PRI's The World

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PRI's The World is a one-hour, weekday radio news magazine offering a mix of news, features, interviews, and music from around the globe. Launched in 1996, PRI's The World, a co-production of WGBH/Boston, Public Radio International, and the BBC World Service. The World's coverage is provided by a global network of international journalists. The program also has access to the 250 BBC correspondents located around the world. Unique in public radio, this network works in concert with the program's multinational team of producers and editors, and brings an exceptional depth of understanding and freshness of perspective to the program content. The result is an award-winning hour of breaking news, in-depth features, hard-hitting commentaries, and thought-provoking interviews found nowhere else in U.S. news coverage. PRI's The World -- international news for an American audience.

Homeland promotional image

There’s no doubt Showtime’s “Homeland” is a hit. It’s now in its sixth season. But it’s also gotten some pretty tough criticism for its portrayal of Muslims.

“The depiction of Muslim characters was almost uniformly negative,” attorney Ramzi Kassem says of the show, which focuses on US counterterrorism and intelligence operations. “Any Muslim character that appeared in the show was either immediately identified as a terrorist, or ultimately revealed to be a terrorist or a terrorist sympathizer.”

How alone are 'lone wolf' jihadi attackers?

Mar 24, 2017

The investigation into what exactly happened in London on Wednesday is really only just beginning. But the initial impression is that it was a "lone wolf" attack by an ISIS supporter, like we saw in Orlando, Nice and Berlin.

We've become accustomed to hearing the phrase "self-radicalized" in connection with these lone wolves. But is that really the case? Are they alone, radicalizing themselves?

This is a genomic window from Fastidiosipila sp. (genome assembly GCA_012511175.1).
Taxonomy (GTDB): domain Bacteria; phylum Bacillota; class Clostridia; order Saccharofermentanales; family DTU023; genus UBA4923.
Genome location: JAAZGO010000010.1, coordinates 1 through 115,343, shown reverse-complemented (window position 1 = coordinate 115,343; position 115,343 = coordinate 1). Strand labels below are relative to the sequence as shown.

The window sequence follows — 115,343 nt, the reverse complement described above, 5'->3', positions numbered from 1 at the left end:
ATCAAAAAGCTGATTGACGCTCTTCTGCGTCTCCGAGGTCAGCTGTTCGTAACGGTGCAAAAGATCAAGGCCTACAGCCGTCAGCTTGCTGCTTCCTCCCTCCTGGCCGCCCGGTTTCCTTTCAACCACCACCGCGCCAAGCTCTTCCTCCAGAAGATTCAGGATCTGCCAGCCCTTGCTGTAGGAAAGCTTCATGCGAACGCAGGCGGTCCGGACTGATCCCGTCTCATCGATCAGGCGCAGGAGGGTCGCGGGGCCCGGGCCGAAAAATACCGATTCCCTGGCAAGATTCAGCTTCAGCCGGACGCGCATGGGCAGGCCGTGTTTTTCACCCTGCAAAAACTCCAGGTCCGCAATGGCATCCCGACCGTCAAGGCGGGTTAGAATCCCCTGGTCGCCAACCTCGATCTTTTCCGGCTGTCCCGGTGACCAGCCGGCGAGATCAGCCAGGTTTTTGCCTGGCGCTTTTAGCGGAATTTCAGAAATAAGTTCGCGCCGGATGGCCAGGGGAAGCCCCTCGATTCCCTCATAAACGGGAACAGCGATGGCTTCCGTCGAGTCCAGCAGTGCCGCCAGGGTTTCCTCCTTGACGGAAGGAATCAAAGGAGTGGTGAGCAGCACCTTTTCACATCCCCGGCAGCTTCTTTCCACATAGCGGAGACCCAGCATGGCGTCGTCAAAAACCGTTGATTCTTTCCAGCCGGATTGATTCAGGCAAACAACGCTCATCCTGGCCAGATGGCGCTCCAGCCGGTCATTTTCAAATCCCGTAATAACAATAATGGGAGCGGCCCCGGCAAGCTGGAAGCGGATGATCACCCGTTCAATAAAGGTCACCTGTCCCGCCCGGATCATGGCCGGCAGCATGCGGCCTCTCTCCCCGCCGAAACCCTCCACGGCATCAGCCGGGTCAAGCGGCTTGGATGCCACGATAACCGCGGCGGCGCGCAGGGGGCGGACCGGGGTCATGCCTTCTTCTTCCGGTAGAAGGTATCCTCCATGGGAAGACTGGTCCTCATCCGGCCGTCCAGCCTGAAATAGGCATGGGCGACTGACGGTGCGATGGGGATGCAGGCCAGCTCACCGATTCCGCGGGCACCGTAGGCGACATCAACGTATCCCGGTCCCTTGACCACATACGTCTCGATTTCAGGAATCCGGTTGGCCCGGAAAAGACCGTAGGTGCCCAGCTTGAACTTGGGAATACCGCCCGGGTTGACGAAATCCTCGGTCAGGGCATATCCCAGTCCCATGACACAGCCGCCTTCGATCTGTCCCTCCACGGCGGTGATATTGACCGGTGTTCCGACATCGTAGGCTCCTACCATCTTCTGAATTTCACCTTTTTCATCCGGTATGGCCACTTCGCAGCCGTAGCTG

It turns out that most lone wolves are actually groomed and mentored, one-on-one, by individual ISIS operatives.

How alone are 'lone wolf' jihadi attackers?

Mar 24, 2017

The investigation into what exactly happened in London on Wednesday is really only just beginning. But the initial impression is that it was a "lone wolf" attack by an ISIS supporter, like we saw in Orlando, Nice and Berlin.

We've become accustomed to hearing the phrase "self-radicalized" in connection with these lone wolves. But is that really the case? Are they alone, radicalizing themselves?

It turns out that most lone wolves are actually groomed and mentored, one-on-one, by individual ISIS operatives.

Oleksandr Synytsia/Reuters 

"An act of state terrorism by Russia."

Ukraine's President Petro Poroshenko did not mince words about neighboring Russia following the assassination of an outspoken Kremlin critic in Kiev.

Denis Voronenkov, 45, was gunned down in broad daylight in front of a luxury hotel in the center of the city Thursday. He was a former member of the Russian parliament before he renounced his citizenship and emigrated last October to Ukraine where he became a citizen.

Candlelight vigil honors victims of Wednesday's terror attack in London

Mar 23, 2017
Stefan Wermuth/Reuters

Hundreds of people paid tribute in central London on Thursday to the victims of a terror attack outside British Parliament a day earlier that left five dead including a police officer and the attacker, and dozens injured.

London Mayor Sadiq Khan led the tributes in a heavily policed Trafalgar Square, vowing "Londoners will never be cowed by terrorism" after a 52-year-old UK-born man went on the rampage at Westminster.

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